For anyone still convinced that the attainment of a Nobel Prize is glorious business, the Times cites Academy of Paris president Paul Appell’s account of the Curies’ version of Patti Smith’s starving artist days:
M. and Mme. Curie, not being able to pursue their chemical experiments in a schoolroom which had been placed at their disposal, arranged for these in a sort of abandoned warehouse opposite their atelier. In this place, with its asphalt floor, its broken and patched glass roof, hot in Summer, heated by a cast-iron stove in Winter, they performed their wonderful work.
The equipment consisted of some old and worn deal tables, upon which Mme. Curie prepared the material for the production of radium. She was laboratory chief assistant and handy boy at the same time. In addition to her intellectual labor it was frequently necessary for her to perform severe manual toil. On many an afternoon she stirred in a great caldron with a heavy iron rod the molten mass of the radioactive products, reaching home at evening exhausted by fatigue but delighted to see that her labors had led to a luminous product of concentration.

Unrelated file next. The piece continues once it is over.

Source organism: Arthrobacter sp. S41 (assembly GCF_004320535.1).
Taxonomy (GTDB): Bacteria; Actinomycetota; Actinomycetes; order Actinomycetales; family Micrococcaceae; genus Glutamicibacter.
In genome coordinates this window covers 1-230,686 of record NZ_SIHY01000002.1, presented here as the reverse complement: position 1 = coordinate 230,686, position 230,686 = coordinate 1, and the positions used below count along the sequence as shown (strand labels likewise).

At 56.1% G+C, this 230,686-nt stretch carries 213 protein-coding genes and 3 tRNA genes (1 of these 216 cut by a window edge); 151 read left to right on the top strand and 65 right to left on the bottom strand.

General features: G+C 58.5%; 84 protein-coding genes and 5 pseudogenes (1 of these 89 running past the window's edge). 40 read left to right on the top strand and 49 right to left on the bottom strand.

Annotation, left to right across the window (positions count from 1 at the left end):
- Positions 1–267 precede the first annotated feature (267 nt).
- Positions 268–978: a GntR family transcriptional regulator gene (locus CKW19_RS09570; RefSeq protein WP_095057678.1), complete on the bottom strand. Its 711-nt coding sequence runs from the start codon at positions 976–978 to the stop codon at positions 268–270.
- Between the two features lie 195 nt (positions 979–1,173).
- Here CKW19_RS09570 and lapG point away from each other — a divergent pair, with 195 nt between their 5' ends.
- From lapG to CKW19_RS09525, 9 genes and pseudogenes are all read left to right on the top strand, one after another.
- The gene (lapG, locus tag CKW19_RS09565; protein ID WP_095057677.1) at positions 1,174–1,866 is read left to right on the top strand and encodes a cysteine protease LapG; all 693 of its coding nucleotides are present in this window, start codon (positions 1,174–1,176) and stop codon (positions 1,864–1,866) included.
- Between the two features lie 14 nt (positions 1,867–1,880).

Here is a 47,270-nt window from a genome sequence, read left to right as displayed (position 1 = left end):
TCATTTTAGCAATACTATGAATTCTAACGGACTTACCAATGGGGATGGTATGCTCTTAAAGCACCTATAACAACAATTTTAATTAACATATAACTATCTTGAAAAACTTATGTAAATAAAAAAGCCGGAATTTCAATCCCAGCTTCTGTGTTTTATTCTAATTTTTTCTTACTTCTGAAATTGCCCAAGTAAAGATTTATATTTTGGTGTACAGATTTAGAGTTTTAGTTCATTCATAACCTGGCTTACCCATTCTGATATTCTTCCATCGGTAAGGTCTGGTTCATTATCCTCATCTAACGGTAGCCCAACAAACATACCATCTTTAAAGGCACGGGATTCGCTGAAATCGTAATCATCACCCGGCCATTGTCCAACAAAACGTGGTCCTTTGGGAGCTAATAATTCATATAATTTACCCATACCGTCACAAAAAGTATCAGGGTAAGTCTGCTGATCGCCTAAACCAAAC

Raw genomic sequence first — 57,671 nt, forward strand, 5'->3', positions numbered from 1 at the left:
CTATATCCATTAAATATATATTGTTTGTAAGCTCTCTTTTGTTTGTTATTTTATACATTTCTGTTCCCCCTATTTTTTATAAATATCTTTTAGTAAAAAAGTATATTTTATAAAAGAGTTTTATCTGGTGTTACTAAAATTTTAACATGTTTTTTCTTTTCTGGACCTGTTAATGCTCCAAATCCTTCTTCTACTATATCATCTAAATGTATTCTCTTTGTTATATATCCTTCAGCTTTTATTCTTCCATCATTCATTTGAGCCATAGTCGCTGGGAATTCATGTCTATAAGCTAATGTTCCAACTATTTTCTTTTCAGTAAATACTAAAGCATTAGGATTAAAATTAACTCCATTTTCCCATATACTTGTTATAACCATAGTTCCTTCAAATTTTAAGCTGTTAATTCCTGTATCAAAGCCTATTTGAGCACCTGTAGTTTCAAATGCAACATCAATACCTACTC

The obituary further illustrates the Curies’ humble, dedicated ways:
So devoted were these two to their work that they frequently forgot to eat, and as often ate plain bread and washed it down with coffee in their laboratory.
This humility is also manifested in how, like fellow science hero Richard Feynman, notoriously nonchalant about honors Curie was: